Algae are among the most nutrient-rich foods on Earth and also among the oldest and most widespread. Although they have been consumed for centuries – from Japanese Nori seaweed to Yuyo, the basis of Chilean and Peruvian ceviche, or Limu-Kohuo in the typical poke bowls of Hawaii, where the largest amount of algae in the world is consumed – their establishment in the Western market still faces great resistance. Worldwide, about 90 percent of algae are used for food purposes, while in Europe, only 9 percent. To cope with the looming climate emergency and the resulting food insecurity we should prepare for, there are those who are working to find ways to introduce some species of algae into the future Western diets.
Microalgae, which arrived in our supermarkets decades ago under the name spirulina seaweed, are the ones that are best suited for the purpose, because – as designer Malu Lücking discovered – they are adaptable in flavor, texture and color, thus conveniently adaptable to the taste of the public.
The ValgOrize project gives us an example, a research to develop microalgae-based foods whose taste and nutritional profile can meet consumer preferences and European zero-waste standards. According to Johan Robbens, coordinator of ValgOrize and researcher at the Flemish ILVO Institute, algae would have the potential not only to support the uncertain future of our food system, but also to contribute, even now, to making it more sustainable. With the help of Robbens and ILVO, designer and researcher Malu Lücking has pushed the concept of algae-based food to the next level.
Landless Food is set in a future where, due to the loss of biodiversity, most of the flavors that are part of our diet will have been lost. To recreate them, Lücking has “designed” edible items made from microalgae, turning these plant microorganisms into sci-fi gourmet snacks, to be consumed in the new everyday life disrupted – but perhaps not yet destroyed – by climate change. Landless Food presents, in grand fashion, an effective model for growing microalgae at home, inside gelatinous shells that serve both as an incubator and for consuming the product. To learn more, we asked the designer, a recent graduate of Central Saint Martins in London with a master’s degree in Biodesign, a few questions:
Why did you become so interested in algae, and when did you start researching?
My interest in algae as a “Future Resource” started a while ago during my studies in textile design at the Art Academy in Berlin. During this period I was looking a lot into the issues related to the (in-)adaptability and (in-)circularity of our man-made materials. This is when I came across algae and I was just fascinated by the way these organisms can adapt so well to changing environmental conditions. Microalgae, for example, survive in the harshest environments, from inside the ice crust to volcanos, and they find ways to adapt and thrive in any environment.
What pushed you to become involved in this project, and what are Landless Food’s main goals?
As textiles, Food is also very much related to culture and tradition. The cultural and emotional aspect is what made me interested in textiles in the first place and also what made me want to do a project around future food resources. In the initial research phase of this project I studied the culture and history of micro and macro algae intensively. I talked to a lot of people, from anthropologists to scientists, about the history and culture around algae in food. This is when I met Johan Robbens from the ILVO research institute, who was very enthusiastic about the potential of algae in Food, just like me, and we started to collaborate.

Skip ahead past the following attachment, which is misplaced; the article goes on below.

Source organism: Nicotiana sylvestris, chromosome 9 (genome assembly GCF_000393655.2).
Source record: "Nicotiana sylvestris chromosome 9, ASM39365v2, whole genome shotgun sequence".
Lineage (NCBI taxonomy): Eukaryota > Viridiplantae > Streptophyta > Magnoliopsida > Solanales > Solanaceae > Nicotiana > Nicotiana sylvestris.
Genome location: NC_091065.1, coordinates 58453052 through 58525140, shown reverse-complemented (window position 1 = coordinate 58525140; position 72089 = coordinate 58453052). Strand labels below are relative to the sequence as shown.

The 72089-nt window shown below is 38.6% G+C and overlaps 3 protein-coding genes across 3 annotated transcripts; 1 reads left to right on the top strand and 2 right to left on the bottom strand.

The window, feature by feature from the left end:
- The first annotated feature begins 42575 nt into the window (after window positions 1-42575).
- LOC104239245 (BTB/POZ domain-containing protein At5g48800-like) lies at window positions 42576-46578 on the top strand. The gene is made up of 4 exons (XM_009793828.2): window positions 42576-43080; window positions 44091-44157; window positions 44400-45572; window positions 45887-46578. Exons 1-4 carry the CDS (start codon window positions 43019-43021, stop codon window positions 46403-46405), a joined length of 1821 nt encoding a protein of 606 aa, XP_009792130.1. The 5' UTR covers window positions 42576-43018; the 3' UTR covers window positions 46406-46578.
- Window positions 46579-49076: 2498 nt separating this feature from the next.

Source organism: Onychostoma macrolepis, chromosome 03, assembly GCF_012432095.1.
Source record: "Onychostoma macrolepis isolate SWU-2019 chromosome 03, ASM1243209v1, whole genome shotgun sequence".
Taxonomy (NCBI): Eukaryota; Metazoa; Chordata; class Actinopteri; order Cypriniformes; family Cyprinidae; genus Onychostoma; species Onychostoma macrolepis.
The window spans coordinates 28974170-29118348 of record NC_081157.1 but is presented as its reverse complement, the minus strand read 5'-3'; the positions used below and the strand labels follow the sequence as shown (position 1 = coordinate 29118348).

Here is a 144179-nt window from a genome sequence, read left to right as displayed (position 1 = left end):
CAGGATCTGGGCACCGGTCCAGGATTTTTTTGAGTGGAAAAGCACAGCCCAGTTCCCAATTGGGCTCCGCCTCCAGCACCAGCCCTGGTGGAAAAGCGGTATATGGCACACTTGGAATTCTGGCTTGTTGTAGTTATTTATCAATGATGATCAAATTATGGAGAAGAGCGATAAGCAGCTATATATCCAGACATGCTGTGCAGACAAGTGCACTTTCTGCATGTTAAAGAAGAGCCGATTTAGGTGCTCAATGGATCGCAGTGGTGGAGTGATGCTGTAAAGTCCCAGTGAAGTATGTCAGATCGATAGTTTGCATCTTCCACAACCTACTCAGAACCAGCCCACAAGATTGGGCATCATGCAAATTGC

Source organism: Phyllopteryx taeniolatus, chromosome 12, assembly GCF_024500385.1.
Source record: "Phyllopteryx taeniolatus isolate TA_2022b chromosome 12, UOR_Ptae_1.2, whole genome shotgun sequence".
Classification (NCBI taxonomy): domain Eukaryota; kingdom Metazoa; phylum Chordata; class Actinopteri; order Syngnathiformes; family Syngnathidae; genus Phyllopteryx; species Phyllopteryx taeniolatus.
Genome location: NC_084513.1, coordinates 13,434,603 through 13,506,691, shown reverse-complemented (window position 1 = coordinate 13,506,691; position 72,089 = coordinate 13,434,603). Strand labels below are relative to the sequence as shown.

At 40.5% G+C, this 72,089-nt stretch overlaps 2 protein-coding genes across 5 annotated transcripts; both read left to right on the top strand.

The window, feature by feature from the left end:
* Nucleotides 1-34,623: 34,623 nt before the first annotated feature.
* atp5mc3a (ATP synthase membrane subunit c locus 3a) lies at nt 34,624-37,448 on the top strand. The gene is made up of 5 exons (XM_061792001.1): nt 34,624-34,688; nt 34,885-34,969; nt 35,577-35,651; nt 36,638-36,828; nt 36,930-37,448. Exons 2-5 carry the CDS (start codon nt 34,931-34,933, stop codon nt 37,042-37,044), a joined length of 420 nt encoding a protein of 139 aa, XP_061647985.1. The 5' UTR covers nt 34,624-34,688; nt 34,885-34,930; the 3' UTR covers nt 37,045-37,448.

As a food source these microalgae are very fascinating as they don’t require much to grow. Looking into a future where harsh environmental conditions will become the new normal, we can be quite sure that algae will adapt to this, even in times when most of our biodiversity will be at risk of extinction. But because food is about much more than just nutrients I was very excited about this (still mostly unknown) fact that microalgae are more than superfoods: they can also fulfill our desire for flavor diversity.
The main goal of this project is to bring a positive perspective into this very uncertain future of our food. It was very important for me to be honest about the predictions for the future of our food and not leaving people with fear and anxiety, but rather trying to be honest yet optimistic: the future of our food might be very different from today but that doesn’t mean that no exciting things lay ahead of us. We just have to rethink certain systems and adapt to change (like the algae does).
Can you describe the making-of your project (and physical prototype)? Did you really “cultivate” your designs in the lab?
The physical prototyping for Landless Food involves working in between the lab and design studio all the time. During the first prototyping phase I was working mainly in the lab, trying to find the best conditions in which the different microalgae grow on a solid 3-dimensional shape. Usually microalgae are grown in a liquid culture (LC), so this was a fairly new approach to algae cultivation, even for the science world. Light, humidity, temperature all influence the growth of the algae. For the design phase I went back to the design studio. The initial shapes were made using clay. I translated these into a digital 3D model to be able to 3D print precise shapes with a transparent resin for the shells. Finally, bringing all of this back to the lab, I placed a starter culture of algae on a casted 3-dimensional “jelly-shape” that contains food for the algae. Then, it’s time to monitor the growth and make sure the algae remain happy over the next weeks.